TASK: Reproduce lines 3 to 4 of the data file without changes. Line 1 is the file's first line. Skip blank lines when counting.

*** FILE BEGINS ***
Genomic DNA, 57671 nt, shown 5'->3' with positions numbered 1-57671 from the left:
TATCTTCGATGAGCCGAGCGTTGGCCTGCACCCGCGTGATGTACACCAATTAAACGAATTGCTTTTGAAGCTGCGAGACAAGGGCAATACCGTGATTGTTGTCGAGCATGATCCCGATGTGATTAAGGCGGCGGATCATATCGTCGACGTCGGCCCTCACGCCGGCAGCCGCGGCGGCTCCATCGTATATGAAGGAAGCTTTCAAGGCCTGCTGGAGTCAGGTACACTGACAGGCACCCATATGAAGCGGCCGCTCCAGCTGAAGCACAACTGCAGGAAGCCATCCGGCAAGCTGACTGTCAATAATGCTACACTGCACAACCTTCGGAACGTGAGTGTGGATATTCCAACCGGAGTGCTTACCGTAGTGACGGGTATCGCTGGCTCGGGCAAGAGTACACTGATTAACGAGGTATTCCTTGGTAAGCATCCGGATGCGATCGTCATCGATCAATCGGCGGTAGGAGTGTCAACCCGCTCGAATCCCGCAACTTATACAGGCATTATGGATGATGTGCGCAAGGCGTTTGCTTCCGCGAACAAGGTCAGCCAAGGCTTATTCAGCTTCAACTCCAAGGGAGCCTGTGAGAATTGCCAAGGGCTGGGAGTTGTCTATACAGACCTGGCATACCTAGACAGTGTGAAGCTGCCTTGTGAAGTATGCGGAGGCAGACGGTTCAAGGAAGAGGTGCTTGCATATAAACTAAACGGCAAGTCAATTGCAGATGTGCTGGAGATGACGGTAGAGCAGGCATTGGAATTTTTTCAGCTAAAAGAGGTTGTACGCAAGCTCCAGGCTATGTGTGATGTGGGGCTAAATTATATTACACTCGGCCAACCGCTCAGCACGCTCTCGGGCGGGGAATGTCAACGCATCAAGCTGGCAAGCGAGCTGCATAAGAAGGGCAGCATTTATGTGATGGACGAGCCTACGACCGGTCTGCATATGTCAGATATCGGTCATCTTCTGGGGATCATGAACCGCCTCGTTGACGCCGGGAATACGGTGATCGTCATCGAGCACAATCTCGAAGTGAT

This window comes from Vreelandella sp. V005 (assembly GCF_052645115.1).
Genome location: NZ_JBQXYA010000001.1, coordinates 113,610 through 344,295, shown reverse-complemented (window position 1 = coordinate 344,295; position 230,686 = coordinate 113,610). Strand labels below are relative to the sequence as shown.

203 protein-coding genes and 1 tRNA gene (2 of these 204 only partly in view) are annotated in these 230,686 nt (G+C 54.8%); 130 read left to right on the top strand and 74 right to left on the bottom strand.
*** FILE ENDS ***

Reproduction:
This window comes from Vreelandella sp. V005 (assembly GCF_052645115.1).
Genome location: NZ_JBQXYA010000001.1, coordinates 113,610 through 344,295, shown reverse-complemented (window position 1 = coordinate 344,295; position 230,686 = coordinate 113,610). Strand labels below are relative to the sequence as shown.